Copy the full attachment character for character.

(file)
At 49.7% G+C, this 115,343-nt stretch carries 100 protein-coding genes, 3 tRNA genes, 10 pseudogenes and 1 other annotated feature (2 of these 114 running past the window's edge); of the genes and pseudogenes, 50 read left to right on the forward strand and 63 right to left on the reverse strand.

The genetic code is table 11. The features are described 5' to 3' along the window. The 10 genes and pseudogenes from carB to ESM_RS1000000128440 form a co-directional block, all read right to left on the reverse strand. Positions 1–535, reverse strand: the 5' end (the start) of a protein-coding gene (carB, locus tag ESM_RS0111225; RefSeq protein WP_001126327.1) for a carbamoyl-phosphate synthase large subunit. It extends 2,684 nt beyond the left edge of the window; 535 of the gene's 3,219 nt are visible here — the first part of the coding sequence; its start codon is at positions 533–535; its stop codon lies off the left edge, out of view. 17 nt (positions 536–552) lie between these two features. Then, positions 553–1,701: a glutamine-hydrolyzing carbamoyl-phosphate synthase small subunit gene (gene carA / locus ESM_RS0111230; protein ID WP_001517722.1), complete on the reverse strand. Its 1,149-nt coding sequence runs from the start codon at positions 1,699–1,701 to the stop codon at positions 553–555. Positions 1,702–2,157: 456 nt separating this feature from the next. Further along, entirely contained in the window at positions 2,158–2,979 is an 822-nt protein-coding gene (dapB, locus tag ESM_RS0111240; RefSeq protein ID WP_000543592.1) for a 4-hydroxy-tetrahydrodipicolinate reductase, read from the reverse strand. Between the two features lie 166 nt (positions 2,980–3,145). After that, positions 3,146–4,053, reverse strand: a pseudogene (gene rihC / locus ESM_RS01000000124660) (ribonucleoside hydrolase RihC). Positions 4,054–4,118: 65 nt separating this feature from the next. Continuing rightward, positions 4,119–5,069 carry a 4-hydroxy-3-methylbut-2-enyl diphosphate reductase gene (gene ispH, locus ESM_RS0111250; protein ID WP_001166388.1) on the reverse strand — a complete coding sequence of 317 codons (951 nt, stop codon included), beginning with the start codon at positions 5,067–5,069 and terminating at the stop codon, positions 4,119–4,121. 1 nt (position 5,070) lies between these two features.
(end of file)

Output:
At 49.7% G+C, this 115,343-nt stretch carries 100 protein-coding genes, 3 tRNA genes, 10 pseudogenes and 1 other annotated feature (2 of these 114 running past the window's edge); of the genes and pseudogenes, 50 read left to right on the forward strand and 63 right to left on the reverse strand.

The genetic code is table 11. The features are described 5' to 3' along the window. The 10 genes and pseudogenes from carB to ESM_RS1000000128440 form a co-directional block, all read right to left on the reverse strand. Positions 1–535, reverse strand: the 5' end (the start) of a protein-coding gene (carB, locus tag ESM_RS0111225; RefSeq protein WP_001126327.1) for a carbamoyl-phosphate synthase large subunit. It extends 2,684 nt beyond the left edge of the window; 535 of the gene's 3,219 nt are visible here — the first part of the coding sequence; its start codon is at positions 533–535; its stop codon lies off the left edge, out of view. 17 nt (positions 536–552) lie between these two features. Then, positions 553–1,701: a glutamine-hydrolyzing carbamoyl-phosphate synthase small subunit gene (gene carA / locus ESM_RS0111230; protein ID WP_001517722.1), complete on the reverse strand. Its 1,149-nt coding sequence runs from the start codon at positions 1,699–1,701 to the stop codon at positions 553–555. Positions 1,702–2,157: 456 nt separating this feature from the next. Further along, entirely contained in the window at positions 2,158–2,979 is an 822-nt protein-coding gene (dapB, locus tag ESM_RS0111240; RefSeq protein ID WP_000543592.1) for a 4-hydroxy-tetrahydrodipicolinate reductase, read from the reverse strand. Between the two features lie 166 nt (positions 2,980–3,145). After that, positions 3,146–4,053, reverse strand: a pseudogene (gene rihC / locus ESM_RS01000000124660) (ribonucleoside hydrolase RihC). Positions 4,054–4,118: 65 nt separating this feature from the next. Continuing rightward, positions 4,119–5,069 carry a 4-hydroxy-3-methylbut-2-enyl diphosphate reductase gene (gene ispH, locus ESM_RS0111250; protein ID WP_001166388.1) on the reverse strand — a complete coding sequence of 317 codons (951 nt, stop codon included), beginning with the start codon at positions 5,067–5,069 and terminating at the stop codon, positions 4,119–4,121. 1 nt (position 5,070) lies between these two features.